Here are vivid videos showing dense springtails on soil.

A friend of mine (unfortunately!) has a vermiculture bin, and in it, I've seen populations of mites as dense as ~1 per mm2 just on the surface of the bin. That implies ~106 mites per square meter.

Suppose that the decaying grass on your lawn supports 10,000 springtails per m2 = 108 springtails per hectare. Suppose the typical springtail is small -- say 0.5 mm. Above I suggested that a typical housefly is 6-7 mm long. So a housefly is about (6.5/0.5)3 = 2 * 103 times bigger than a springtail. Hence, 108 springtails per hectare have about the same size as ~50,000 houseflies per hectare. That's ~4000 houseflies on a 0.2-acre lawn. And if we count mites and other invertebrate fauna as well, this number might be a few times bigger, putting this estimate in a similar ballpark as the 44,000 estimate of bugs on a typical lawn in the main text.

### Other density estimates

In the main text, I assumed a very conservative 5 bugs per square foot of lawn. This is at least an order of magnitude lower than the densities of invertebrates per square foot of grassland that are reviewed in this 1937 article:

Mr. McAtee in a grassy meadow in March found 1,374 animals in four square feet, or 343 per square foot, but of this number, 933 were one species of ant, Trematoriurn caespitum, and "although there was no ant colony in the plot", yet for comparison with a woodland plot, he subtracts "these strongly contrasting elements", leaving 239 animals for four square feet, or 60 per square foot. This much more nearly approximates the results obtained in the present investigation, which totaled 6,843 animals for the 100 square feet examined, or, to compare with a locality where the climate more nearly approximates that of Washington, those of a previous investigation by the writer in central Illinois [...], where the animal population (counting grasshopper and mealybug egg-clusters as one, rather than each egg as a separate individual) averaged 57.5 per square foot in the fall and early winter, and 82.9 per square foot in the spring.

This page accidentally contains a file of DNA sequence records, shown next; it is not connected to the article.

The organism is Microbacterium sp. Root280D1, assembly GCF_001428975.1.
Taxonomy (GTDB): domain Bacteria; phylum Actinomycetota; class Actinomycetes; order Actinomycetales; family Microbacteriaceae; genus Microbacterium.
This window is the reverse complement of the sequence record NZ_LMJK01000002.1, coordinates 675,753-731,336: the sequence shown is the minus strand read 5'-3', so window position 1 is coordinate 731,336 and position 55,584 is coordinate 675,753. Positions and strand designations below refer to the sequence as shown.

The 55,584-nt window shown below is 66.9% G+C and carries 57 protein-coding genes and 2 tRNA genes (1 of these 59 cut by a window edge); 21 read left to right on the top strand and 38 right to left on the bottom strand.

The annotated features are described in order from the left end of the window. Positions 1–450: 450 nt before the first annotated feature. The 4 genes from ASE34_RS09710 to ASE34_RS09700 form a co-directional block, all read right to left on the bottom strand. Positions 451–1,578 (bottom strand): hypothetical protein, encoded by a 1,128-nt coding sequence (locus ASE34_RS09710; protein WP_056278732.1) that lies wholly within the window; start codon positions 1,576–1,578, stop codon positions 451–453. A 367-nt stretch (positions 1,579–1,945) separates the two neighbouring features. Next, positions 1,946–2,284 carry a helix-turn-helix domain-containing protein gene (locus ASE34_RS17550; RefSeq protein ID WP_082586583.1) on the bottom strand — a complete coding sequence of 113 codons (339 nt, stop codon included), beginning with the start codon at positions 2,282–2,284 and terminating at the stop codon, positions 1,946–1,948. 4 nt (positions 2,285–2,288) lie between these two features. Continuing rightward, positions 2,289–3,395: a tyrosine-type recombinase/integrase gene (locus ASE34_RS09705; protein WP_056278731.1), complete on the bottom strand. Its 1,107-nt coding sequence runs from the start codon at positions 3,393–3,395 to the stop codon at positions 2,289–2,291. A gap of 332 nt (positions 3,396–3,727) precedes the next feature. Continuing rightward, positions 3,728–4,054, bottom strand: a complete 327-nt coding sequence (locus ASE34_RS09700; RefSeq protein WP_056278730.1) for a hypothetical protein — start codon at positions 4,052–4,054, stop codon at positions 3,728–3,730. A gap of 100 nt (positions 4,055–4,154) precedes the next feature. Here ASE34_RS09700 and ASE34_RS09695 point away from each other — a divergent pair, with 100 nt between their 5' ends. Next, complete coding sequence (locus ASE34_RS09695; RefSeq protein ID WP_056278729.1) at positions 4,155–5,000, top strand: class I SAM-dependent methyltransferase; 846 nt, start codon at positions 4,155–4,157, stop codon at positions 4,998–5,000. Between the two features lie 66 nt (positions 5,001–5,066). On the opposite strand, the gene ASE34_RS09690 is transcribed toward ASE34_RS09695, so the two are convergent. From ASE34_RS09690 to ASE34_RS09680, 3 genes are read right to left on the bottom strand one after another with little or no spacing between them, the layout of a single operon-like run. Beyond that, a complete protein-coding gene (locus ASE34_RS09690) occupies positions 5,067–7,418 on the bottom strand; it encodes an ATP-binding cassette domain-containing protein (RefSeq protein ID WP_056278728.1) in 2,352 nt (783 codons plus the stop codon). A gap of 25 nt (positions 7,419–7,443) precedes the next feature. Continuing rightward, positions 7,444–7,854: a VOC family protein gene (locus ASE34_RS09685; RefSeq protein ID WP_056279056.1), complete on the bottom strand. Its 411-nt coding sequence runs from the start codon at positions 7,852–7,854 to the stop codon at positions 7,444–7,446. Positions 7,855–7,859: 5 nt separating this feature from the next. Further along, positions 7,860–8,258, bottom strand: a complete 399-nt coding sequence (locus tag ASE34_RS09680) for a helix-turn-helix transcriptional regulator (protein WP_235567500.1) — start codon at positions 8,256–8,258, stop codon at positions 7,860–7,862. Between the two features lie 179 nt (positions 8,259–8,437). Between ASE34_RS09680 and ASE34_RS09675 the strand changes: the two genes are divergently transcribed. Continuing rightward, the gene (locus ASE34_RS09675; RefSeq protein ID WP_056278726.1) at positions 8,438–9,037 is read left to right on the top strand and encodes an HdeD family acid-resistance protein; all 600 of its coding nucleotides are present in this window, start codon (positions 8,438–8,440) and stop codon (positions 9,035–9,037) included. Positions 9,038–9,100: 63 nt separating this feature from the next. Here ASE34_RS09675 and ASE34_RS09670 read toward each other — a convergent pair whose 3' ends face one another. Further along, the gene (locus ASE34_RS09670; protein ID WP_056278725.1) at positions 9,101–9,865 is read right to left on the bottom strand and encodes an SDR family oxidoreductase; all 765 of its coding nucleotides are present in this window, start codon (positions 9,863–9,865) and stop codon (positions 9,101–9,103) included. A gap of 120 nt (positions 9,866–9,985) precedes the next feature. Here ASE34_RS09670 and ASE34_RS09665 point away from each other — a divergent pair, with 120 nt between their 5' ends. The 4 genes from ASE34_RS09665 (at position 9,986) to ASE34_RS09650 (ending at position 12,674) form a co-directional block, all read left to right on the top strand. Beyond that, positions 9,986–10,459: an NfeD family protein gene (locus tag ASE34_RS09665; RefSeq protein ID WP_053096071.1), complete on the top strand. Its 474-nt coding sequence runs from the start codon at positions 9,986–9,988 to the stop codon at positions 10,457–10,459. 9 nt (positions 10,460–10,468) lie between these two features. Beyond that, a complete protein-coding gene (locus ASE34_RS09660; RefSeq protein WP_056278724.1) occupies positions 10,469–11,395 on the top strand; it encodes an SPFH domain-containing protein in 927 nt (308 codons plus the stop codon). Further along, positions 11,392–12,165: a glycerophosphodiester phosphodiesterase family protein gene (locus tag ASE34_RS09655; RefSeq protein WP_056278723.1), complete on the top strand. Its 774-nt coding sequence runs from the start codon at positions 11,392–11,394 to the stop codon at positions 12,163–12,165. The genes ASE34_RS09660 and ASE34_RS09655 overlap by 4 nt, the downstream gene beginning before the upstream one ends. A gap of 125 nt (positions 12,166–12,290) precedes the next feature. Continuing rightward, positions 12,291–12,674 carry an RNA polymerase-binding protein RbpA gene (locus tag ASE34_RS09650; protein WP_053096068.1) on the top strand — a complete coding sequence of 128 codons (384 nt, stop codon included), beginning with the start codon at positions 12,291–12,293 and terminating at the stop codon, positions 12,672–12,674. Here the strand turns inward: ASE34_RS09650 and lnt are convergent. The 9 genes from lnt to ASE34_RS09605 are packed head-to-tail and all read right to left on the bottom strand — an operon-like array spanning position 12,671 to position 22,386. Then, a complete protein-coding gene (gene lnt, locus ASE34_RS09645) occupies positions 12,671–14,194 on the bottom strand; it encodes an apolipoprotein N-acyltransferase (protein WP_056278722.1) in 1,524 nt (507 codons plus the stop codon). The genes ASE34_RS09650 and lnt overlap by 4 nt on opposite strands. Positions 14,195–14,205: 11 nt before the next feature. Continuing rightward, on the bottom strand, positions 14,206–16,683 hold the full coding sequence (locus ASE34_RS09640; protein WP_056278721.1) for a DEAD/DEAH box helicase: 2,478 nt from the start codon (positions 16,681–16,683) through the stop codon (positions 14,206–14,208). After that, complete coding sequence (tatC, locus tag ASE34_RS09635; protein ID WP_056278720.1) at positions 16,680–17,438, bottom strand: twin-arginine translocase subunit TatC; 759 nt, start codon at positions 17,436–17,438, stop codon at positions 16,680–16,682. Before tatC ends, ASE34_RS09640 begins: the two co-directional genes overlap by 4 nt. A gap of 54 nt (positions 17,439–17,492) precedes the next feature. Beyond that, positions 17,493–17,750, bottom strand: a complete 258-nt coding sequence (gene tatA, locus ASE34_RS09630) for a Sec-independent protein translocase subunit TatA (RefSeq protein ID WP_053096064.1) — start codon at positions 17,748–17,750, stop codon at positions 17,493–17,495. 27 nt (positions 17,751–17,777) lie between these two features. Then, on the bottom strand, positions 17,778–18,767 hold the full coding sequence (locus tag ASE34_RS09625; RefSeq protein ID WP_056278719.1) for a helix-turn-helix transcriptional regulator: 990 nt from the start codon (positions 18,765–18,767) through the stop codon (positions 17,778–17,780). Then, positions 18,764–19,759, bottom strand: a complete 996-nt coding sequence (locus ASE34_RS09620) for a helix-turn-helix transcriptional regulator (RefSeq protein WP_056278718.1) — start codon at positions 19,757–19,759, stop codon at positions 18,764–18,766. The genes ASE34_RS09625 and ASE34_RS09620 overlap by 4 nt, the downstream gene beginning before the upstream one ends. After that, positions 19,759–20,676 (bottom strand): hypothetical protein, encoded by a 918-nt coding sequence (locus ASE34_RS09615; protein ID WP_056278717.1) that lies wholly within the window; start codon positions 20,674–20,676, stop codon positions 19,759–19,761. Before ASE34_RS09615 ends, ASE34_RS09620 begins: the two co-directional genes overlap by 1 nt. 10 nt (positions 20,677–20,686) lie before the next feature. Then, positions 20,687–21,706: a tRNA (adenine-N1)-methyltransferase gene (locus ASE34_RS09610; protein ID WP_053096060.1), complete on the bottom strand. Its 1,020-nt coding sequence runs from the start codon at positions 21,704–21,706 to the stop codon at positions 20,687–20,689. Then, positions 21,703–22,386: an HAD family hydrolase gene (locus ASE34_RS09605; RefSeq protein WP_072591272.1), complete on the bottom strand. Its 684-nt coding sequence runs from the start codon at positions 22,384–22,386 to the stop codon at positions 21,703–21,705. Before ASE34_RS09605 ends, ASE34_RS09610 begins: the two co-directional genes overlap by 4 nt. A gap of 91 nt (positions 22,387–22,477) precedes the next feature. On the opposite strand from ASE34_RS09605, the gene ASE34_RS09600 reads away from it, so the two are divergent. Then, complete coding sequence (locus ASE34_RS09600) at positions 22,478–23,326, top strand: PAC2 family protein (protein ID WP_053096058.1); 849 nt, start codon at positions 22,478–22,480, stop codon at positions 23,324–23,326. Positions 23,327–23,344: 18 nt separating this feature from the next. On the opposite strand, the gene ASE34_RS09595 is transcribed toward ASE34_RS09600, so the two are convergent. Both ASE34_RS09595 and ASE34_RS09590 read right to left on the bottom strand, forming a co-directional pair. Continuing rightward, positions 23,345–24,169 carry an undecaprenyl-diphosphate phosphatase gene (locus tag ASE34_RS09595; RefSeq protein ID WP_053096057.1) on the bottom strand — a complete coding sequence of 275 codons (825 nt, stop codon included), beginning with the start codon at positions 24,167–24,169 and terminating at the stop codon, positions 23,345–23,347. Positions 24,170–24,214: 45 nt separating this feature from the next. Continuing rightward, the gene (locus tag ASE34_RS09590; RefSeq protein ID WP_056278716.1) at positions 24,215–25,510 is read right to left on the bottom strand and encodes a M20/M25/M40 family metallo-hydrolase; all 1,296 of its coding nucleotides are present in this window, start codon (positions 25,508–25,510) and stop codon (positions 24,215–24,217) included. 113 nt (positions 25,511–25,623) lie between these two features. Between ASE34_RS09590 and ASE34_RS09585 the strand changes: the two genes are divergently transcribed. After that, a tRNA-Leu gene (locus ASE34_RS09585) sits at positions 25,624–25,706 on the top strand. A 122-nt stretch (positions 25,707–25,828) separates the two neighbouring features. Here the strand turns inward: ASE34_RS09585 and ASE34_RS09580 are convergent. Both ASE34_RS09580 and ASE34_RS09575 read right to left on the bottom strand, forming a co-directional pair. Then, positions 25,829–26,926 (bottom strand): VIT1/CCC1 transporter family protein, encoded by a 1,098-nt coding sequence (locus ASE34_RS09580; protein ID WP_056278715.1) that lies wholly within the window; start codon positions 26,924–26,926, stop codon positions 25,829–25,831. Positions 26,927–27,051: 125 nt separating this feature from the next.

Mr. Morris [...] records finding 3,586,088 insects per acre, or 82 per square foot in a pasture in England. Dr. Beebe [...] found [...] 65 per square foot of "leaves and moss from an uncleared area in the woods of a New York Zoological Park" [...]. The writer [...] collected 215 ants and 114 other insects and small animals from three square feet of pasture near the beach at Pt. Cangrejos, Porto Rico, or 110 animals per square foot.

## Footnotes

1. If you spray pesticides, the density of bugs on your lawn would be lower, but then you're painfully killing a number of bugs. For this analysis, I assume that the suffering caused by pesticide spraying plus the extra organisms that will feed off of the grass biomass in place of the insects that would have been eating it is equivalent to the suffering of 5 bugs per square foot on unsprayed lawn.  (back)
2. Capturing solar energy that would have helped plants grow reduces insect suffering. The captured electricity will still power some marginally sentient creatures in the form of computers, but the total amount of suffering endured on the part of electronic devices is tiny compared with that of the insects and other small biological creatures that would have eaten the plants that would have existed without the solar panels. Plus, electricity is a small portion of the cost of computing, and most electronic devices will be powered one way or another, although creating more total electricity might ever-so-slightly increase the amount of computation people run. Sadly, most forms of electricity generation -- fossil fuels, nuclear, wind, etc. -- don't (directly) prevent any photosynthesis, except maybe by the small amount of land that non-solar power plants occupy or the tiny amount of shade they produce.  (back)